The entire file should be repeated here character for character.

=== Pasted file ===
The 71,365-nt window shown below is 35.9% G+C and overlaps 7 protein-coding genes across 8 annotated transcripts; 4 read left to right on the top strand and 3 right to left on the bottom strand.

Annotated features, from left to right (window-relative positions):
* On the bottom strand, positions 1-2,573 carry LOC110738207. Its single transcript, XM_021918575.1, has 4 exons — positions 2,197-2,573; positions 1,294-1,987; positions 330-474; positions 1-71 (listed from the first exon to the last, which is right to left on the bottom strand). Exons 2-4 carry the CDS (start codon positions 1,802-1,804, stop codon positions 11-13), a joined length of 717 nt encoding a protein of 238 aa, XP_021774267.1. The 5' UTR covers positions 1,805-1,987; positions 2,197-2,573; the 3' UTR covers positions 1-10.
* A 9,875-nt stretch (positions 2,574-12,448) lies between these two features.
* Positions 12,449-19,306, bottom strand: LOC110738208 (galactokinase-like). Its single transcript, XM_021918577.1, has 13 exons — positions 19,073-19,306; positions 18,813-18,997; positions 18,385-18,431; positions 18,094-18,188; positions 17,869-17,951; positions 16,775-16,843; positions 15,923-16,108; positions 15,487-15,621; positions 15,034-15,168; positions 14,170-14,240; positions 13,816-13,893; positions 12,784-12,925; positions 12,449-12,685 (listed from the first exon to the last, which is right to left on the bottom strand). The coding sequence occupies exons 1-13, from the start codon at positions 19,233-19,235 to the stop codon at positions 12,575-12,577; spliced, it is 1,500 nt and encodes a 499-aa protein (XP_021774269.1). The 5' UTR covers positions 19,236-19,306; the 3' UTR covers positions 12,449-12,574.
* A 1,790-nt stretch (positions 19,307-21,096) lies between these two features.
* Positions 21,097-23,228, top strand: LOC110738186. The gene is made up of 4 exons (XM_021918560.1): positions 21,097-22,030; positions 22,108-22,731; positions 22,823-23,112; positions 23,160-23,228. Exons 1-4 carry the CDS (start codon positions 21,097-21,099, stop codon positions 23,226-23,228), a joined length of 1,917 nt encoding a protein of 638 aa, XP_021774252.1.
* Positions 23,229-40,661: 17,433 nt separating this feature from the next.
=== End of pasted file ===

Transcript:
The 71,365-nt window shown below is 35.9% G+C and overlaps 7 protein-coding genes across 8 annotated transcripts; 4 read left to right on the top strand and 3 right to left on the bottom strand.

Annotated features, from left to right (window-relative positions):
* On the bottom strand, positions 1-2,573 carry LOC110738207. Its single transcript, XM_021918575.1, has 4 exons — positions 2,197-2,573; positions 1,294-1,987; positions 330-474; positions 1-71 (listed from the first exon to the last, which is right to left on the bottom strand). Exons 2-4 carry the CDS (start codon positions 1,802-1,804, stop codon positions 11-13), a joined length of 717 nt encoding a protein of 238 aa, XP_021774267.1. The 5' UTR covers positions 1,805-1,987; positions 2,197-2,573; the 3' UTR covers positions 1-10.
* A 9,875-nt stretch (positions 2,574-12,448) lies between these two features.
* Positions 12,449-19,306, bottom strand: LOC110738208 (galactokinase-like). Its single transcript, XM_021918577.1, has 13 exons — positions 19,073-19,306; positions 18,813-18,997; positions 18,385-18,431; positions 18,094-18,188; positions 17,869-17,951; positions 16,775-16,843; positions 15,923-16,108; positions 15,487-15,621; positions 15,034-15,168; positions 14,170-14,240; positions 13,816-13,893; positions 12,784-12,925; positions 12,449-12,685 (listed from the first exon to the last, which is right to left on the bottom strand). The coding sequence occupies exons 1-13, from the start codon at positions 19,233-19,235 to the stop codon at positions 12,575-12,577; spliced, it is 1,500 nt and encodes a 499-aa protein (XP_021774269.1). The 5' UTR covers positions 19,236-19,306; the 3' UTR covers positions 12,449-12,574.
* A 1,790-nt stretch (positions 19,307-21,096) lies between these two features.
* Positions 21,097-23,228, top strand: LOC110738186. The gene is made up of 4 exons (XM_021918560.1): positions 21,097-22,030; positions 22,108-22,731; positions 22,823-23,112; positions 23,160-23,228. Exons 1-4 carry the CDS (start codon positions 21,097-21,099, stop codon positions 23,226-23,228), a joined length of 1,917 nt encoding a protein of 638 aa, XP_021774252.1.
* Positions 23,229-40,661: 17,433 nt separating this feature from the next.